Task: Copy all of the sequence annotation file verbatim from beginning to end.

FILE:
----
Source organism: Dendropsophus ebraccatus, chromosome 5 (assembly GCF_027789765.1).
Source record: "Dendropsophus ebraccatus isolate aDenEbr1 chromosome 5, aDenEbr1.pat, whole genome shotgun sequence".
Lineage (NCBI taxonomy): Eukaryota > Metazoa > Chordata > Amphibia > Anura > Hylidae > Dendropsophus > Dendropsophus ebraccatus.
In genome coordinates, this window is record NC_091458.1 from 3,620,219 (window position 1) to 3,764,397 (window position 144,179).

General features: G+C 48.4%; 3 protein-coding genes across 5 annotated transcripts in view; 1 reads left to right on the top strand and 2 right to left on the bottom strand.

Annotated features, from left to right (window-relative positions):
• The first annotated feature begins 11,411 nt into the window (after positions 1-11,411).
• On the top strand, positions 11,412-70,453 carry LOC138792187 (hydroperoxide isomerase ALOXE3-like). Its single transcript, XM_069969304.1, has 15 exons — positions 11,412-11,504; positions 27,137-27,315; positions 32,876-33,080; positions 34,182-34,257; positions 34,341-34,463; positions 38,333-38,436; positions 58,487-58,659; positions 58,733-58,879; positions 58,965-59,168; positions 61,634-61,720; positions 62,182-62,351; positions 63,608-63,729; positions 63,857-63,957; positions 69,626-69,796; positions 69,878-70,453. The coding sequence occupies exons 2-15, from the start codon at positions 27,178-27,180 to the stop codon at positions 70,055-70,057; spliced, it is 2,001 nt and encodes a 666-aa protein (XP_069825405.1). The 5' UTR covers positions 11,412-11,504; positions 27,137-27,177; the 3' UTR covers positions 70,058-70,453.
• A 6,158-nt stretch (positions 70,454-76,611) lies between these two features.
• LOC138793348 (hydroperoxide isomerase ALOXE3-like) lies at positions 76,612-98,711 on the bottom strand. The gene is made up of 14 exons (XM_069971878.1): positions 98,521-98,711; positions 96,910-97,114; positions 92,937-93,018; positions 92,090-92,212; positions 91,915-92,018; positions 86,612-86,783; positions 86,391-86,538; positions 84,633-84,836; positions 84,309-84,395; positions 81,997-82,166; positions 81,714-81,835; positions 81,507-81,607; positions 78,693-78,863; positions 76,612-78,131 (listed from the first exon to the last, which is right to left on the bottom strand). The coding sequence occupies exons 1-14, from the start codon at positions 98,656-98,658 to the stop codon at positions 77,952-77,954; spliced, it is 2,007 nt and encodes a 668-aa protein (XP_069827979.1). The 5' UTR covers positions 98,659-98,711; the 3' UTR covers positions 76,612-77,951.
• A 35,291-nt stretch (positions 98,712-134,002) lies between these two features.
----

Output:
Source organism: Dendropsophus ebraccatus, chromosome 5 (assembly GCF_027789765.1).
Source record: "Dendropsophus ebraccatus isolate aDenEbr1 chromosome 5, aDenEbr1.pat, whole genome shotgun sequence".
Lineage (NCBI taxonomy): Eukaryota > Metazoa > Chordata > Amphibia > Anura > Hylidae > Dendropsophus > Dendropsophus ebraccatus.
In genome coordinates, this window is record NC_091458.1 from 3,620,219 (window position 1) to 3,764,397 (window position 144,179).

General features: G+C 48.4%; 3 protein-coding genes across 5 annotated transcripts in view; 1 reads left to right on the top strand and 2 right to left on the bottom strand.

Annotated features, from left to right (window-relative positions):
• The first annotated feature begins 11,411 nt into the window (after positions 1-11,411).
• On the top strand, positions 11,412-70,453 carry LOC138792187 (hydroperoxide isomerase ALOXE3-like). Its single transcript, XM_069969304.1, has 15 exons — positions 11,412-11,504; positions 27,137-27,315; positions 32,876-33,080; positions 34,182-34,257; positions 34,341-34,463; positions 38,333-38,436; positions 58,487-58,659; positions 58,733-58,879; positions 58,965-59,168; positions 61,634-61,720; positions 62,182-62,351; positions 63,608-63,729; positions 63,857-63,957; positions 69,626-69,796; positions 69,878-70,453. The coding sequence occupies exons 2-15, from the start codon at positions 27,178-27,180 to the stop codon at positions 70,055-70,057; spliced, it is 2,001 nt and encodes a 666-aa protein (XP_069825405.1). The 5' UTR covers positions 11,412-11,504; positions 27,137-27,177; the 3' UTR covers positions 70,058-70,453.
• A 6,158-nt stretch (positions 70,454-76,611) lies between these two features.
• LOC138793348 (hydroperoxide isomerase ALOXE3-like) lies at positions 76,612-98,711 on the bottom strand. The gene is made up of 14 exons (XM_069971878.1): positions 98,521-98,711; positions 96,910-97,114; positions 92,937-93,018; positions 92,090-92,212; positions 91,915-92,018; positions 86,612-86,783; positions 86,391-86,538; positions 84,633-84,836; positions 84,309-84,395; positions 81,997-82,166; positions 81,714-81,835; positions 81,507-81,607; positions 78,693-78,863; positions 76,612-78,131 (listed from the first exon to the last, which is right to left on the bottom strand). The coding sequence occupies exons 1-14, from the start codon at positions 98,656-98,658 to the stop codon at positions 77,952-77,954; spliced, it is 2,007 nt and encodes a 668-aa protein (XP_069827979.1). The 5' UTR covers positions 98,659-98,711; the 3' UTR covers positions 76,612-77,951.
• A 35,291-nt stretch (positions 98,712-134,002) lies between these two features.